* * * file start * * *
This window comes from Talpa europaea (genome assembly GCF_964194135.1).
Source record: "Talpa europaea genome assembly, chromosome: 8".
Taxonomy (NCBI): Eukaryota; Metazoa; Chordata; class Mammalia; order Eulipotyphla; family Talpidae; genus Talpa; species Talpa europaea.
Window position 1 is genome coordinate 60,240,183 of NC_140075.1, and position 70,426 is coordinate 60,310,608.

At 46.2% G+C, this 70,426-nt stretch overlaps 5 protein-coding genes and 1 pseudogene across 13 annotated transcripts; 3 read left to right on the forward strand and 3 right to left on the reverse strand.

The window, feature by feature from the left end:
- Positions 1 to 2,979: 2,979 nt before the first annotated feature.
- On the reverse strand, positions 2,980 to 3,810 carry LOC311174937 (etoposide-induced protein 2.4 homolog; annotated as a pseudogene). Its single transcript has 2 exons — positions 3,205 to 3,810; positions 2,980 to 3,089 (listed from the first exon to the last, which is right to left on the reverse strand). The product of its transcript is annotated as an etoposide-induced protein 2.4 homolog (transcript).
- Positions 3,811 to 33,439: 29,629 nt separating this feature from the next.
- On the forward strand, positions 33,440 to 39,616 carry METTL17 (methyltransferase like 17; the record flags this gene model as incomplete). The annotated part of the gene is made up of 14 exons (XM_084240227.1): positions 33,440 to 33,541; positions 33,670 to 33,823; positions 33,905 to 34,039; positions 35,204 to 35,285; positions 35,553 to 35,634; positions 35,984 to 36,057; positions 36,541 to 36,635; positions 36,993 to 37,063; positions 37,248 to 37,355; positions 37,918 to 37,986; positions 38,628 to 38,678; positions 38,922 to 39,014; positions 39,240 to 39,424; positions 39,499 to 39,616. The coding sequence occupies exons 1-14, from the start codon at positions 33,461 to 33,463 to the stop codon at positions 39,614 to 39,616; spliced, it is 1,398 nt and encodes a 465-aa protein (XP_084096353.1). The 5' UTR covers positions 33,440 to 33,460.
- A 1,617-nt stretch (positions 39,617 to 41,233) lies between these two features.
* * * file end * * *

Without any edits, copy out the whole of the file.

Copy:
This window comes from Talpa europaea (genome assembly GCF_964194135.1).
Source record: "Talpa europaea genome assembly, chromosome: 8".
Taxonomy (NCBI): Eukaryota; Metazoa; Chordata; class Mammalia; order Eulipotyphla; family Talpidae; genus Talpa; species Talpa europaea.
Window position 1 is genome coordinate 60,240,183 of NC_140075.1, and position 70,426 is coordinate 60,310,608.

At 46.2% G+C, this 70,426-nt stretch overlaps 5 protein-coding genes and 1 pseudogene across 13 annotated transcripts; 3 read left to right on the forward strand and 3 right to left on the reverse strand.

The window, feature by feature from the left end:
- Positions 1 to 2,979: 2,979 nt before the first annotated feature.
- On the reverse strand, positions 2,980 to 3,810 carry LOC311174937 (etoposide-induced protein 2.4 homolog; annotated as a pseudogene). Its single transcript has 2 exons — positions 3,205 to 3,810; positions 2,980 to 3,089 (listed from the first exon to the last, which is right to left on the reverse strand). The product of its transcript is annotated as an etoposide-induced protein 2.4 homolog (transcript).
- Positions 3,811 to 33,439: 29,629 nt separating this feature from the next.
- On the forward strand, positions 33,440 to 39,616 carry METTL17 (methyltransferase like 17; the record flags this gene model as incomplete). The annotated part of the gene is made up of 14 exons (XM_084240227.1): positions 33,440 to 33,541; positions 33,670 to 33,823; positions 33,905 to 34,039; positions 35,204 to 35,285; positions 35,553 to 35,634; positions 35,984 to 36,057; positions 36,541 to 36,635; positions 36,993 to 37,063; positions 37,248 to 37,355; positions 37,918 to 37,986; positions 38,628 to 38,678; positions 38,922 to 39,014; positions 39,240 to 39,424; positions 39,499 to 39,616. The coding sequence occupies exons 1-14, from the start codon at positions 33,461 to 33,463 to the stop codon at positions 39,614 to 39,616; spliced, it is 1,398 nt and encodes a 465-aa protein (XP_084096353.1). The 5' UTR covers positions 33,440 to 33,460.
- A 1,617-nt stretch (positions 39,617 to 41,233) lies between these two features.